White Feather country
Many years ago, White Feather told us that he was a member of the native American tribe known as The Blackfoot (Blackfeet). He spent much of his life in the state of Montana and would probably have stood upon the banks of these rivers.
The photographs on this page were taken by Catherine Stegner Cowan on a visit to the region in 2022.
This is the Gallatin River
This is the Missouri River, a little way past the confluence of the Gallatin, with the Madison & Jefferson Rivers
This is the Madison River
This is the Jefferson River at the top, coming into the Madison River
This is the confluence of the Gallatin, with the combined Madison & Jefferson Rivers
Above - The confluence of the 3 rivers.
Right - A bison sculpture at the Sacajawea Hotel in Three Forks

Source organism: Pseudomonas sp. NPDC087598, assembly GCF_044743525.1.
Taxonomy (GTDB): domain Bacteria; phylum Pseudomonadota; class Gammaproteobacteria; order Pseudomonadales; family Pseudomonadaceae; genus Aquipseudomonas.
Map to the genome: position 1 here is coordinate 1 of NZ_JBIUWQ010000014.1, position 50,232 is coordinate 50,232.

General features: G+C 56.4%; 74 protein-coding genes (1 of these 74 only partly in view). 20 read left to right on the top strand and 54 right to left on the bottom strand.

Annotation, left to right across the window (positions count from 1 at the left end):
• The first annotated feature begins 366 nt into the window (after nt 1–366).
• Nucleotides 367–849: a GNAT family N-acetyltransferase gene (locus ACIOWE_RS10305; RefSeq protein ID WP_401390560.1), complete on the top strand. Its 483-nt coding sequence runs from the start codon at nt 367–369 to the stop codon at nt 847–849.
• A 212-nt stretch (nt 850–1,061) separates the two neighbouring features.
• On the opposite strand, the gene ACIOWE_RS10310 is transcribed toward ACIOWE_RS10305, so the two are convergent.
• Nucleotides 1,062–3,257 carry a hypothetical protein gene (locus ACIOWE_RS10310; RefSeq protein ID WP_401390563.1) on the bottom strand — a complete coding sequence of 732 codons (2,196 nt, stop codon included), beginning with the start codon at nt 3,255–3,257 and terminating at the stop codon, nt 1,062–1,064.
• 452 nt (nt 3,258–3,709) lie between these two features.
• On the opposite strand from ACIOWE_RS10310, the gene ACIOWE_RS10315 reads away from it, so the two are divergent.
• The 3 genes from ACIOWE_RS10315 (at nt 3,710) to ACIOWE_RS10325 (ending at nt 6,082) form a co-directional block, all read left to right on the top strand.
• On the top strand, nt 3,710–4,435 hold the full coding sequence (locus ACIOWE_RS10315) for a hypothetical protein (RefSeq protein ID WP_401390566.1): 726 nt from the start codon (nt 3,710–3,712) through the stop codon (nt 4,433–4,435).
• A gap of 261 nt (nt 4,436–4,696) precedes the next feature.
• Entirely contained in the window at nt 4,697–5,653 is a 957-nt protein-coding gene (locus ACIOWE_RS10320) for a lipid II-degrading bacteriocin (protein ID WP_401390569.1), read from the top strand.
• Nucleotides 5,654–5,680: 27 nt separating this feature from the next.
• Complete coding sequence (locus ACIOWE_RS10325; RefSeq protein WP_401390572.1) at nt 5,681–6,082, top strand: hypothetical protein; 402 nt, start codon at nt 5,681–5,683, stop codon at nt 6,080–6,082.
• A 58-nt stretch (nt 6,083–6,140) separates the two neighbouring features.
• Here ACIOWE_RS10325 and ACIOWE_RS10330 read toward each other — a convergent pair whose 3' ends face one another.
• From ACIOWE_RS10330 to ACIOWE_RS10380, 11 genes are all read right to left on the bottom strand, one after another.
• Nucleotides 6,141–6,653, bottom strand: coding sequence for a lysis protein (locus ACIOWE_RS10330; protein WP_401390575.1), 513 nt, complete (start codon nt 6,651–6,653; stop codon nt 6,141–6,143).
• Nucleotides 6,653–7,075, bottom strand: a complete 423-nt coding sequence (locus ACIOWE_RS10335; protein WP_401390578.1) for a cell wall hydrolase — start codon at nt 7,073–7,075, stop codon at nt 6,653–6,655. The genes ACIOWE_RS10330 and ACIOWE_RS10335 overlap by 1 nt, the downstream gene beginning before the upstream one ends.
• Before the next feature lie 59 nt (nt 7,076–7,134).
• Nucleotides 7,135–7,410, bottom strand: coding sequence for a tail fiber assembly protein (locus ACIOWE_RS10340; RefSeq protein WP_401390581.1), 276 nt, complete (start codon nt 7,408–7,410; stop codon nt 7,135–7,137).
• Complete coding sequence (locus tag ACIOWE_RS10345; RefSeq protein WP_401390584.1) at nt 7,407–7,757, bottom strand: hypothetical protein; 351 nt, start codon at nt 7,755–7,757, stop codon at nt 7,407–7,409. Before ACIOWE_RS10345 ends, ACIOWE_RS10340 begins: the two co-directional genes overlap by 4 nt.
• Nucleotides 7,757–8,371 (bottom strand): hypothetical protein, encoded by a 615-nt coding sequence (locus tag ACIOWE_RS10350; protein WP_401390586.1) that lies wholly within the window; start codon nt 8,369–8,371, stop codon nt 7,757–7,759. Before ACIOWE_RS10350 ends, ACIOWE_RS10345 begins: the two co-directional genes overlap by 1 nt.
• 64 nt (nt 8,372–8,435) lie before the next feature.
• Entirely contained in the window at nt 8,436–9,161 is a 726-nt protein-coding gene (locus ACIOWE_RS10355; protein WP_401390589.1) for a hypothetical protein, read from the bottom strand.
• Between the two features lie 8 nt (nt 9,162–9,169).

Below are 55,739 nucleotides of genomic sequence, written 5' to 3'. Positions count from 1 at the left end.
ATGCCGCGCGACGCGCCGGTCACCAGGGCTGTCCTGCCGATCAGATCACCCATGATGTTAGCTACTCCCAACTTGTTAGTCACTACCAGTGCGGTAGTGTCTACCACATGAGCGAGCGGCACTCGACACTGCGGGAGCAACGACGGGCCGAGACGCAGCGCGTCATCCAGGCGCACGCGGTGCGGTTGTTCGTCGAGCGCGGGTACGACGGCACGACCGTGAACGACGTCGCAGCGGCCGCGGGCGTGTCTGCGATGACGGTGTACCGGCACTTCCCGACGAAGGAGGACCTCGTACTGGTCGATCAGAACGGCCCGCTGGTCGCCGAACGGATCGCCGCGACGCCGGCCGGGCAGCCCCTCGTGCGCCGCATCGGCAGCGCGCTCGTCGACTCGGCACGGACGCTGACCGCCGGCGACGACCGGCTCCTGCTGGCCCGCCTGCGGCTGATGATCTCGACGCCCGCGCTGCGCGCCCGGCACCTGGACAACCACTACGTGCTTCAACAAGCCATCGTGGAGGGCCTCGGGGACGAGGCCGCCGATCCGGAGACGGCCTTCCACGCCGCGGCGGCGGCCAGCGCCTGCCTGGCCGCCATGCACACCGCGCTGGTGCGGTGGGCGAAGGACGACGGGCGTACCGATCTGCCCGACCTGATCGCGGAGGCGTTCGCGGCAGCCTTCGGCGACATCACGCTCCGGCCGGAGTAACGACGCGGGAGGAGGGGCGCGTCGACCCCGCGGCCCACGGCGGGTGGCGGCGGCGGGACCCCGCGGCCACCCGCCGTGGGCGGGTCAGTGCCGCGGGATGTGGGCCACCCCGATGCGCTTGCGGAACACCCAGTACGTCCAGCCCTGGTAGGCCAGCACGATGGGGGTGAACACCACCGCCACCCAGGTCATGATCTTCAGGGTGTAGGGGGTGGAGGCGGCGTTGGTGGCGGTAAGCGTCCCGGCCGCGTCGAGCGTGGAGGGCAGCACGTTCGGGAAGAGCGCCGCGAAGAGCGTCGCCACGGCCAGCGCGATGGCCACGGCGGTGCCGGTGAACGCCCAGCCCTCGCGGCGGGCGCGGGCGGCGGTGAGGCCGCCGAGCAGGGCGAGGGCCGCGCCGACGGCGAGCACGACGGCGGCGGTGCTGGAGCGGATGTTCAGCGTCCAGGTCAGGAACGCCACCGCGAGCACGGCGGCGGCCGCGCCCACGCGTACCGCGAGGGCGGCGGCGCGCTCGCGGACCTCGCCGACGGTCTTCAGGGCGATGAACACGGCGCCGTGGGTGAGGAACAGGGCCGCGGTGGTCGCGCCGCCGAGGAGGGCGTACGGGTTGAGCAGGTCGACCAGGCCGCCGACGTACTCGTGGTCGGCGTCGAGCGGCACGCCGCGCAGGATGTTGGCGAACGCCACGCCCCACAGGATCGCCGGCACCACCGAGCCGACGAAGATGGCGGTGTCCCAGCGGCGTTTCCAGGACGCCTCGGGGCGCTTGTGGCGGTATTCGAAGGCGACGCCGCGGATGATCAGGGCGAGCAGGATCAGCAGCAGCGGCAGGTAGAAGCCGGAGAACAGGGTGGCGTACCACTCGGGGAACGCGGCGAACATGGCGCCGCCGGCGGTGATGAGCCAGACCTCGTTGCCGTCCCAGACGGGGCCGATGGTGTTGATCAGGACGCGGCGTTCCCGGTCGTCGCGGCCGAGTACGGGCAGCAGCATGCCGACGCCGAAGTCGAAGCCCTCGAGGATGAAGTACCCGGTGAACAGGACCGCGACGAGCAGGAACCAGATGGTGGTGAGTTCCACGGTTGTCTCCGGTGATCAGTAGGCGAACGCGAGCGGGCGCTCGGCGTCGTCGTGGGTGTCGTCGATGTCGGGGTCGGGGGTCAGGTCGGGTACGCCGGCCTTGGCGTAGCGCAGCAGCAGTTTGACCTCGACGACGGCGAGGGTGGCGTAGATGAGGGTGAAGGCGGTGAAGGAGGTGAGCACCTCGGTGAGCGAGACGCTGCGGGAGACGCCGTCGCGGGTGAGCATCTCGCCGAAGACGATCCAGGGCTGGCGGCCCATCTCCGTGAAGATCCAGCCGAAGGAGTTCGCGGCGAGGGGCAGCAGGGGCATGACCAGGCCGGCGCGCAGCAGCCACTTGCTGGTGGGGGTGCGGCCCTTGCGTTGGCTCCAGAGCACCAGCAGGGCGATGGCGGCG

A writer who was adopted by the Blackfeet Indians is authority for the following information:
When first met by adventurers of the Hudson's Bay Company, Henry (1754) and Cocking (1772) revealed that the three tribes of Blackfeet Indians claimed as their country and their hunting ground, the vast extent of plains and mountains between the Saskatchewan and Yellowstone rivers, and from the summit of the Rocky Mountains between these streams, eastward for an average distance of three hundred miles. In 1855, at the mouth of the Judith River, the three tribes concluded a treaty with the United States, the so-called Stevens Treaty, whereby the government stipulated that the country lying between the Canadian boundary line and the Yellowstone River, and between the summit of the Rockies and a north and south line intersecting (the junction of the Missouri and the Milk River) was the country, the property of the Blackfeet tribes. This, of course, included what is now Gallatin county, which they called "Ahkoto waktai Sakum." - 'Many-come-together Country,' or as we would say, 'Three Forks of the Missouri country.'